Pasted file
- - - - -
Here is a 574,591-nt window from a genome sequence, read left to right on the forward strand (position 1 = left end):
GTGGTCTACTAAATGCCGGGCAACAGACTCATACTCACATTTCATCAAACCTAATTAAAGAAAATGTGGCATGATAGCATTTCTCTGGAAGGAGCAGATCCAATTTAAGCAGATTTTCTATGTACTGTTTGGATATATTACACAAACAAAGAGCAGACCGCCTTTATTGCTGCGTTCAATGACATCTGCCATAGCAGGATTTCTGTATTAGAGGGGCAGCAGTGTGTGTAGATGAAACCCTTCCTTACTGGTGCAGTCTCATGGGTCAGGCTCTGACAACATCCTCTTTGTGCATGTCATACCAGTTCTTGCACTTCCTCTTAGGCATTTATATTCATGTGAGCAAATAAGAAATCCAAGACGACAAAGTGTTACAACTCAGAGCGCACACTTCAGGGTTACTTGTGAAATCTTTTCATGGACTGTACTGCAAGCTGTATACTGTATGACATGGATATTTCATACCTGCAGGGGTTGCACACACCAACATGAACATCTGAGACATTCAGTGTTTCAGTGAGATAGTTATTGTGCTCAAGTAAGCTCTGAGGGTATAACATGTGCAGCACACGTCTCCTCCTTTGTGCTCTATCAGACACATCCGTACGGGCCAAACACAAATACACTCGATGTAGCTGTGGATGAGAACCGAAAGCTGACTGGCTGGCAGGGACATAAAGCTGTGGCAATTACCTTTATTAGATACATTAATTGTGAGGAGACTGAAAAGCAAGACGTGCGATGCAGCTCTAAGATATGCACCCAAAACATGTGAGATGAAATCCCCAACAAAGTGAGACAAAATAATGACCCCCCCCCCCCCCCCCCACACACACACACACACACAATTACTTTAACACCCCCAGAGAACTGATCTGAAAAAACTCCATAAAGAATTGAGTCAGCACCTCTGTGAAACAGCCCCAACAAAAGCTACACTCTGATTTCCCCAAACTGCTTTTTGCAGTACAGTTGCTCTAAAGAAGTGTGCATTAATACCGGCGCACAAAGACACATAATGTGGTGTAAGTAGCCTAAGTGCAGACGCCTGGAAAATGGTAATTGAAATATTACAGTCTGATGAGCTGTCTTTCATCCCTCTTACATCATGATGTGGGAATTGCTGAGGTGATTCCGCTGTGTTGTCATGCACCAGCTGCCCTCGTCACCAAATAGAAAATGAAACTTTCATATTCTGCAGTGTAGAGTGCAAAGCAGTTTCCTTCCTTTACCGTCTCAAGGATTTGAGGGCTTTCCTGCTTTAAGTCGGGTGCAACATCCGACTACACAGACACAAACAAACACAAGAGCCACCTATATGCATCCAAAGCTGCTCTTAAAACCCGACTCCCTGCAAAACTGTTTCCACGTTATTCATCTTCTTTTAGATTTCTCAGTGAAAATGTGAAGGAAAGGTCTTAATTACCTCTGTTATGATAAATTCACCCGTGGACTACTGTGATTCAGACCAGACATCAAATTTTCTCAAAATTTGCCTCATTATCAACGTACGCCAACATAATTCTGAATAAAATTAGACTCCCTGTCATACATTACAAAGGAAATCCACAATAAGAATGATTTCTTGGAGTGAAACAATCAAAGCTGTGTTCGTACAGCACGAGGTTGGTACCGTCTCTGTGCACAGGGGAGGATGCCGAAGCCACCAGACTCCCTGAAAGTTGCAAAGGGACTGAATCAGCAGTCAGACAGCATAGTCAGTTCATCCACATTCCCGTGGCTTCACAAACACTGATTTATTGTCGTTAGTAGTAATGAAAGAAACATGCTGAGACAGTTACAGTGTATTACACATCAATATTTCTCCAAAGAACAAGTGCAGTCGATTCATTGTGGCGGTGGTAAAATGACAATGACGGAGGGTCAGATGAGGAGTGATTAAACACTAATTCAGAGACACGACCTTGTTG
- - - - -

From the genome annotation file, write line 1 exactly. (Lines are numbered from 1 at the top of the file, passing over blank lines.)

Here is a 574,591-nt window from a genome sequence, read left to right on the forward strand (position 1 = left end):